But as I started applying for jobs and attended interviews I realized I was not at all interested in it just as I felt 8 months ago and I am not at the top of my technical skills right now so all the rejections hurt my confidence bad. I do believe if I brushed up my skills a bit I could very well find a decent job but I don’t feel motivated to read anything technical. I put the book/monitor in front of me and I find myself distracted in 5 seconds.

I have been trying to convince my husband and parents that software is not for me and I want to do something else. But obviously the first question everyone asks me is “but what DO you what to do” and I have no answer. I have some vague ideas of wanting to be a painter or doing a design course or starting my own craft store but no concrete plan to get there. And I am not even sure if I will enjoy doing that full time and I feel like I cant take another chance at this stage. So in the end I feel like I am back where I started 8 months ago. So my question to you is do you have any suggestions of how I can get started on getting my life back on track? I should also mention that my husband and I are pretty financially stable so money never motivated me either.
– Satya

My immediate response to this is to ask you what things you can actually do with sustained focus. What do you spend your time on (that’s not purely entertainment, like television) where you’re not bored or distracted quickly?

If you can’t think of anything, I suggest getting a very simple job, like a checkout clerk, and spend your free time finding what it is that you want to do and can actually do with some degree of success.

It doesn’t sound like the technical field you were in is the right field for you now. If you can’t focus for more than a minute on it, you’ll never really succeed in that field. Take this crossroads in your life as an opportunity to figure out what comes next.

Q3: Board games with wife
I have been making a concerted effort to spend more time with my wife lately.

I was wondering if you could recommend a boardgame that my wife and I could maybe enjoy by ourselves?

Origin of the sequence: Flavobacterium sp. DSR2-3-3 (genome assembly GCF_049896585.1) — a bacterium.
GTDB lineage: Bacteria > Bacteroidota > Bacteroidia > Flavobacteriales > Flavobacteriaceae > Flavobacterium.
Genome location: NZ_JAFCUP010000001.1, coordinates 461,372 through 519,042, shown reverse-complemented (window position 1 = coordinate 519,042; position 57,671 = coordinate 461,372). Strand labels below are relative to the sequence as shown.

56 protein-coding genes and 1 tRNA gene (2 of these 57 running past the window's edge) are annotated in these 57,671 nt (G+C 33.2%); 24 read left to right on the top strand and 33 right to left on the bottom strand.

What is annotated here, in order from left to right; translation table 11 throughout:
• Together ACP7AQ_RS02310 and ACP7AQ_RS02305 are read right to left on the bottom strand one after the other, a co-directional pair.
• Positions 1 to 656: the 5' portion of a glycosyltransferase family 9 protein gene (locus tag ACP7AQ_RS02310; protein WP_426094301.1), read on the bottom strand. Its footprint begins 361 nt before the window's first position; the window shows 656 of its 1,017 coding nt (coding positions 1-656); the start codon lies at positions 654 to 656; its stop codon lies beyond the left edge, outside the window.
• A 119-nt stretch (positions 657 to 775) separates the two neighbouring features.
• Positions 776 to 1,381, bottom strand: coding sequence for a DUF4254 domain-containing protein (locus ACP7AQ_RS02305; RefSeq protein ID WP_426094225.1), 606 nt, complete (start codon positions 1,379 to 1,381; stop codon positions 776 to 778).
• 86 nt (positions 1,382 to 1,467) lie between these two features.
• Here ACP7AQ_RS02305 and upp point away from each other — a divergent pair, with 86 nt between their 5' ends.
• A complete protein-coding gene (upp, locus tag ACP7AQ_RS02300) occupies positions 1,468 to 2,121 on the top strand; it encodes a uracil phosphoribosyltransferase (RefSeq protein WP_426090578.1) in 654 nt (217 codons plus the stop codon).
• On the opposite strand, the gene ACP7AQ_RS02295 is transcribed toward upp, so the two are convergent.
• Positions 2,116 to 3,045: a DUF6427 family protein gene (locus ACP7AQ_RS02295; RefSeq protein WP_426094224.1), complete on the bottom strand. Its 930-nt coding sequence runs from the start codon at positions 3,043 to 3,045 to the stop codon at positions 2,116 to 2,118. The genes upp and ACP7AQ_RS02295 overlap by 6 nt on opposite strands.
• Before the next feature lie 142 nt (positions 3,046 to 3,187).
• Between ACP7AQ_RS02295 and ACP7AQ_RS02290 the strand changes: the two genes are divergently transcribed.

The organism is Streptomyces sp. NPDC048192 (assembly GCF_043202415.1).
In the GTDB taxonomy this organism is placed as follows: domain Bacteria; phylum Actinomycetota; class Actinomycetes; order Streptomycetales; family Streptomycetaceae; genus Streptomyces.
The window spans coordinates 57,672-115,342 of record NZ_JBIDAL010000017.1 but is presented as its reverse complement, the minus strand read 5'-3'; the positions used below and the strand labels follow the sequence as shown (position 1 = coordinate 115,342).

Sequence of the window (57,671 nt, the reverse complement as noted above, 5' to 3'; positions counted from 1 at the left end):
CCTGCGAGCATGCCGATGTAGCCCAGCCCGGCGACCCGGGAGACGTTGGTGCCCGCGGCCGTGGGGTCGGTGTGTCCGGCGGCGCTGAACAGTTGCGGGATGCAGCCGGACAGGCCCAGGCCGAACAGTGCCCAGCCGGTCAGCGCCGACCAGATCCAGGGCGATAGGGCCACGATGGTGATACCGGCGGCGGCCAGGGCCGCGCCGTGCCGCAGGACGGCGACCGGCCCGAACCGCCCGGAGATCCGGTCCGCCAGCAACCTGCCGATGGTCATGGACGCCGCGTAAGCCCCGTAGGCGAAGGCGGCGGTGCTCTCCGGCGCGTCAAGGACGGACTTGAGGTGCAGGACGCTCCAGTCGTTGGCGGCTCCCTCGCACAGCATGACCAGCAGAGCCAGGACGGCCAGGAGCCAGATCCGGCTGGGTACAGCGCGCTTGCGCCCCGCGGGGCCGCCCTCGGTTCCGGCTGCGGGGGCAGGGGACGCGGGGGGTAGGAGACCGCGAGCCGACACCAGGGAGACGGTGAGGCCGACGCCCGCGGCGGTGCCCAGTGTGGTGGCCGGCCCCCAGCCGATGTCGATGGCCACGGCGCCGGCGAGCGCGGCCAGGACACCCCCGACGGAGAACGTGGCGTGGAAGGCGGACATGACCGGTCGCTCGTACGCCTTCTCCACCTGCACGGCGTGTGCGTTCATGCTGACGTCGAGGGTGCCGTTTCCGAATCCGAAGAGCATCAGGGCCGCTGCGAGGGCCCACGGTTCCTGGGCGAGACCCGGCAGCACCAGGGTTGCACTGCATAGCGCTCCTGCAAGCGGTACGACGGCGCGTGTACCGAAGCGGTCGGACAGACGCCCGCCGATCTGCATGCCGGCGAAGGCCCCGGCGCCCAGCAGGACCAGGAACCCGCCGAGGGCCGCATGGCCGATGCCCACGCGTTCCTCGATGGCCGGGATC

– Ron

I could give you a long list of suggestions here, but it’s often hard to tell what will “click” with people. It depends a lot on their personalities: their patience, their willingness to think about a situation, their attraction to well-produced components, and so on.

For two players who haven’t played a lot of board games, I would probably blindly suggest Ticket to Ride: Nordic Countries. It’s a game with well-produced components that can be played in about an hour in which players are trying to build connections between cities. It’s very simple to learn and involves quite a bit of bluffing when you get good at it.

Another choice, one my wife and I played a lot before we had kids, is Lost Cities. It’s an easy-to-learn card game in which you’re trying to make sequences of cards and is playable in about thirty minutes. There’s some arithmetic involved, but aside from that, it’s really easy to pick up and enjoy.

I can’t guarantee you’ll love these, but they’re good starter suggestions for a couple wanting to play board games together.

Q4: Nervous about adjustable rates
I’m currently living in a house with two (non-FHA) mortgages owing approximately $400k in total. One is a HELOC at 125k and the other is a 5/1 ARM that’s not in the adjustable rate portion of the the loan. This loan readjusts the rate every year. Last year it was 3.125% and this year it’s 3%. After taxes and insurance, I pay about $2500 per month on the two loans. Now, most likely, the house could be sold for $400k (I would lose 5% or $20k on commissions unless I did FSBO). It’s also inevitable that interest rates will start climbing again and I will start owing considerably more than $2500 per month, just to live there. Even now, I generally live paycheck-to-paycheck on $70k paying either the mortgage or all the other bills.

Besides trying to find a higher paying job, what’s my recourse? Should I walk away from the home? Should I hope that housing values recover more quickly than interest rates? Should I try to sell now at a loss? Should I play the lottery?
– Tom

Can you find a place to live that’s cheaper than the interest you’re paying each month right now? If you can’t, then I’d keep paying the mortgages. If you can, then I’d sell.

You’re right – eventually, interest rates are going to rebound and then the interest rate on your mortgage will go up. When that happens, it will probably change the equation for you in terms of what the least expensive living option is.

However, if your situation now points toward your current low-interest mortgage being the best deal for you, stay put for the moment. Sell when it’s clear that rates are actually rebounding and there’s an actual cost to you. Don’t move into a more expensive situation out of fear.

Q5: Starting business with debt load
I borrowed approximately $125,000 (which is now approaching $140,000 when you count the interest) to attend a good law school in New York. I graduated last year, with good grades, and passed the bar, but the only job I found was working part-time for a professor at my old law school. My fiance found a job in Canada, and we will be moving up there this summer. In the meantime, I’ve moved back in with my parents, and am continuing to work remotely for my professor. I’m also trying to start a business – I’ve been operating it as a side business since 2007, but I’m gearing up to turn it into something full time.